What that means is that you’ll have your projector out in the audience. If you’re not rigging that projector, the projector will actually sit in the audience. Consequently, you will need an unobstructed path between the projector and the screen, losing some floor space.
When thinking of event layout, always plan the distance that you need behind for rear projection. Ask your AV company how much space do you need behind the screen for you to be able to do rear projection. However, though, if you don’t have enough room for rear projection or to put the projector on the ground, you’ll have to rig the projector to the ceiling, which brings in rigging costs.
Think About Cabling In Advance!
At any given event, there are going to be a lot of cables. If you’re running power cables, for example, you need to know how is that cabling going to get done. Also, are there any restrictions for that venue? Many venues have a rule that you can’t have any cables across walkways, even if it’s taped down. At outdoor events where power is also more limited, you might need to run cabling from a lot of different places.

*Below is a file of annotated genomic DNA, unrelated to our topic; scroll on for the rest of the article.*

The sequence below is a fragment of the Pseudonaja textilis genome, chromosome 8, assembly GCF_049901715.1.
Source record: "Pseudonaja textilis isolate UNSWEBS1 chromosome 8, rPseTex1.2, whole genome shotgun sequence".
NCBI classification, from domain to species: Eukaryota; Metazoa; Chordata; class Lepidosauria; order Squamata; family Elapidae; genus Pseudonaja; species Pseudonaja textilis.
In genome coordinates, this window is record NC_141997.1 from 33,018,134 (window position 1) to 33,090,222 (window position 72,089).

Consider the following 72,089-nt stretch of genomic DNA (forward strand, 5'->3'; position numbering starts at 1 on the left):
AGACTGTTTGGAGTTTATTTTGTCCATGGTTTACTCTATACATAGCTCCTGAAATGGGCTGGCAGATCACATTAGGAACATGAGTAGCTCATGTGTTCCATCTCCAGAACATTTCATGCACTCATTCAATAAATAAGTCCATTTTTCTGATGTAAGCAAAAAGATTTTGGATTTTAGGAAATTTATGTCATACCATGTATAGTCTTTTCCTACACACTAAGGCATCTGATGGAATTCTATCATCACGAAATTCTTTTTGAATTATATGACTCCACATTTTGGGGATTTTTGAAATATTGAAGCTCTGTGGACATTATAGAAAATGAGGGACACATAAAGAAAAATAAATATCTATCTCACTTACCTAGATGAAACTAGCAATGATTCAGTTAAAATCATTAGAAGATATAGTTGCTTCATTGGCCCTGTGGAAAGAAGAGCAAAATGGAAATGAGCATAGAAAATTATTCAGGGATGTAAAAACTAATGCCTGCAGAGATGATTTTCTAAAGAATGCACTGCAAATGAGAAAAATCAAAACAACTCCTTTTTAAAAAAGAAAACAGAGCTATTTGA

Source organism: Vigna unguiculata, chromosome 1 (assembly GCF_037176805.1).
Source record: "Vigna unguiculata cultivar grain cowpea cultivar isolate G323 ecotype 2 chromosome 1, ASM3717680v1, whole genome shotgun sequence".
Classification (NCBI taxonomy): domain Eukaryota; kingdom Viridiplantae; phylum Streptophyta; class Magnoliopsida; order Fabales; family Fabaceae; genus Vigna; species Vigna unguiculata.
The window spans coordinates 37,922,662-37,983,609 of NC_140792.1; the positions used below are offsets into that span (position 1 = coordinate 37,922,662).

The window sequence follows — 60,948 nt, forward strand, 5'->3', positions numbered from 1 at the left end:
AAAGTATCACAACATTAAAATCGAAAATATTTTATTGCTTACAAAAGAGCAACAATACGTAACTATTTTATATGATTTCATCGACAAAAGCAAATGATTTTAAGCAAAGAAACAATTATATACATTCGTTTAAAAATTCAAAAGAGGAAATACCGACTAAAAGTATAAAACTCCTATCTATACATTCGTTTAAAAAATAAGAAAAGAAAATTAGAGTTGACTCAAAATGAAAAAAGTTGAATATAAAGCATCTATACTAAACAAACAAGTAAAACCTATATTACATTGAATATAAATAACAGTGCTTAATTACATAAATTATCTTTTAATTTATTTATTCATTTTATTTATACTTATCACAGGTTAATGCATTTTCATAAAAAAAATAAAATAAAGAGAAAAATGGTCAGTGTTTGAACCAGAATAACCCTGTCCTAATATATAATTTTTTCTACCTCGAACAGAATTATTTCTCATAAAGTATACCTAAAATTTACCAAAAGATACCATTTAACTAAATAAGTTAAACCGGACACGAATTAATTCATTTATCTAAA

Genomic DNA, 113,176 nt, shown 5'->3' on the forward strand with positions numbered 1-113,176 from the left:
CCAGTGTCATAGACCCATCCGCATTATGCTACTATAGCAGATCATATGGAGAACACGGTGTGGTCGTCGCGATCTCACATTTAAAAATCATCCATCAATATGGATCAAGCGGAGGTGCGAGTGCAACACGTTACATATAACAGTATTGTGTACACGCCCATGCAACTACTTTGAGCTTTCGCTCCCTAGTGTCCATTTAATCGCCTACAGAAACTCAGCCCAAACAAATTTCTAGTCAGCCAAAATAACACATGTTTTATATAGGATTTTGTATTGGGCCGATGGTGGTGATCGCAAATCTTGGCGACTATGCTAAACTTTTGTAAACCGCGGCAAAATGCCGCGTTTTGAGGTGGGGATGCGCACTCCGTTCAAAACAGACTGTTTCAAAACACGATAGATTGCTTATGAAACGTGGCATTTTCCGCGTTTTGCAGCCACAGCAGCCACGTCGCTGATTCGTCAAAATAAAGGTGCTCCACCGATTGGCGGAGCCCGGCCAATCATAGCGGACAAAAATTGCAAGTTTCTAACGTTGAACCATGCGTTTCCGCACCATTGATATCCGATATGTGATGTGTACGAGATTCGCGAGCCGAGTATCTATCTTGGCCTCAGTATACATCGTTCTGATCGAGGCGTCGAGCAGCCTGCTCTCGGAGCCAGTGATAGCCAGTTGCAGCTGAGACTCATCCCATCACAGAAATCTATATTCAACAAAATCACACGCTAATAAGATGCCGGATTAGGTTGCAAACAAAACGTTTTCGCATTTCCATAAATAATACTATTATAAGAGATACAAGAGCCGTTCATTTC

Event layout also has to do with the aesthetics of your event. Do you want to have cables running around? These things can depend on what the AV company decides and their plan of attack. However, though, it is very common for it to be forgotten.
Include Dead Cases In Your Event Layout
A dead case is an empty case. AV things come in cases, and then, we have to empty them and set up the equipment. Well, where are we going to put these empty cases? When it comes to your event layout, you want to find out where are all the dead cases are going. If you have a small event, a lot of it can be tucked in little small corners, behind the screens, and backstage. For larger shows, you might need a dedicated room for them, though.
You might be thinking to yourself, can’t I just have the company come and pick up those cases and take them back to the warehouse? While it’s possible, it’s not recommended since it comes with extra trucking costs. That truck is not going to sit there during the entire load-in time. It has to go make other deliveries. The trucks have to come back, get the equipment, take it all the way back to the warehouse, and then bring it all the way back during tear-down.